The finding, published in the British Journal of General Practice, came from a team of experts from University College London.
According to a previous study, patients search online to receive more education on their illnesses, even though they trust their doctor's instructions.
The scientists set out to examine why individuals bring information they find on the Internet to their GP, or primary care doctor, and what their experiences were - if it was what was expected and how they felt it impacted the doctor-patient relationship.
An interview was given to twenty six patients, where they were asked to report one negative consequence and one positive outcome from bringing data from google to their doctor appointment.
Most of the subjects took it as an indication that they were doing the right thing and taking their health seriously. However, their GP's opinion still had higher value to the majority of the volunteers than the Internet information.
The positive experiences reported by the patients included:
- the GP listening
- the doctor addressing their concerns
- the doctor giving his/her professional opinion and support
Other patients, however, revealed that the GPs 'disregarded the information' or were 'unwilling to admit their lack of knowledge'. Some even believed that the doctor had felt 'undermined or threatened' and that they had to make sure they presented the information property.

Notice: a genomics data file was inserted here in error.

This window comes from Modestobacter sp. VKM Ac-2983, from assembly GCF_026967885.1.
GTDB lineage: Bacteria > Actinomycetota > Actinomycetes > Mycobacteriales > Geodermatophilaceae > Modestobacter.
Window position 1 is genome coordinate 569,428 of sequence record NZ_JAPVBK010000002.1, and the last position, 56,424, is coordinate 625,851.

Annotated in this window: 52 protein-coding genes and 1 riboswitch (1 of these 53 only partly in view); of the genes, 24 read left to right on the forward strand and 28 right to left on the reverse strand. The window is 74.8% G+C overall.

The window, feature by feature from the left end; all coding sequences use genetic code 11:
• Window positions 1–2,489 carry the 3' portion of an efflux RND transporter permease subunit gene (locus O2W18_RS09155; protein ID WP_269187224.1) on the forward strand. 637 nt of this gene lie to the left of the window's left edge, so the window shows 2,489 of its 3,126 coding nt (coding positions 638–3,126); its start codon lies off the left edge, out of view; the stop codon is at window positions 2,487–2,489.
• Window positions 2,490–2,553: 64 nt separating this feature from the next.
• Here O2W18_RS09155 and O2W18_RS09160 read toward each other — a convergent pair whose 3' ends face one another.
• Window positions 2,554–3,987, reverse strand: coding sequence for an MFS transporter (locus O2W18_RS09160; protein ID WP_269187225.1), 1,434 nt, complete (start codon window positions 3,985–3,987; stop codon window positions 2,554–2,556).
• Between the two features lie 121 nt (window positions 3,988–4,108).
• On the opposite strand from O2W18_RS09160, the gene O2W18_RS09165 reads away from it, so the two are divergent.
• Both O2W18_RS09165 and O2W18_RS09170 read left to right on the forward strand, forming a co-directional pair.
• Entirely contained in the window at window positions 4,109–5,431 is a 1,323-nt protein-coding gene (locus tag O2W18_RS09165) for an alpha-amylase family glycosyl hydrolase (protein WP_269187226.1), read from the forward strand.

Professor Roger Jones, Editor of the BJGP, said:
"While this study is based on a relatively small number of patients, it is likely to be indicative of what most GPs are seeing in their consultations every day. Patients of all ages use the internet and many now attend their GP appointment with information that they have researched themselves."
Although most GPs were doubtful of patients "googling" symptoms in the past, the majority are now allowing it to further their discussions with the patients and involving them more, which can result in a more effective consultation.
Professor Jones explained:
"It is very encouraging to see patients taking an interest in their health and the internet can be a useful means of finding out more about health concerns. It would be wrong to disregard the efforts patients are making to do this, but GPs will also advise caution because there are a lot of dubious sites providing information that is not based on evidence, which can be quite misleading when taken out of context."
This research should inspire GPs, said Parvathy Bowes, research leader at University College London, because it shows them that patients value their professional opinion and that they can respond appropriately by listening to the patients and engaging with their agenda.
According to Antony Chuter, Chair of the Patient Partnership Group at the RCGP, this finding demonstrates that patients' views are taken seriously, while motivating doctors to listen to patients' concerns.
"Patients are keen to become more involved in their own health and studies such as this demonstrate the benefits." Chuter conceded.
Written by Sarah Glynn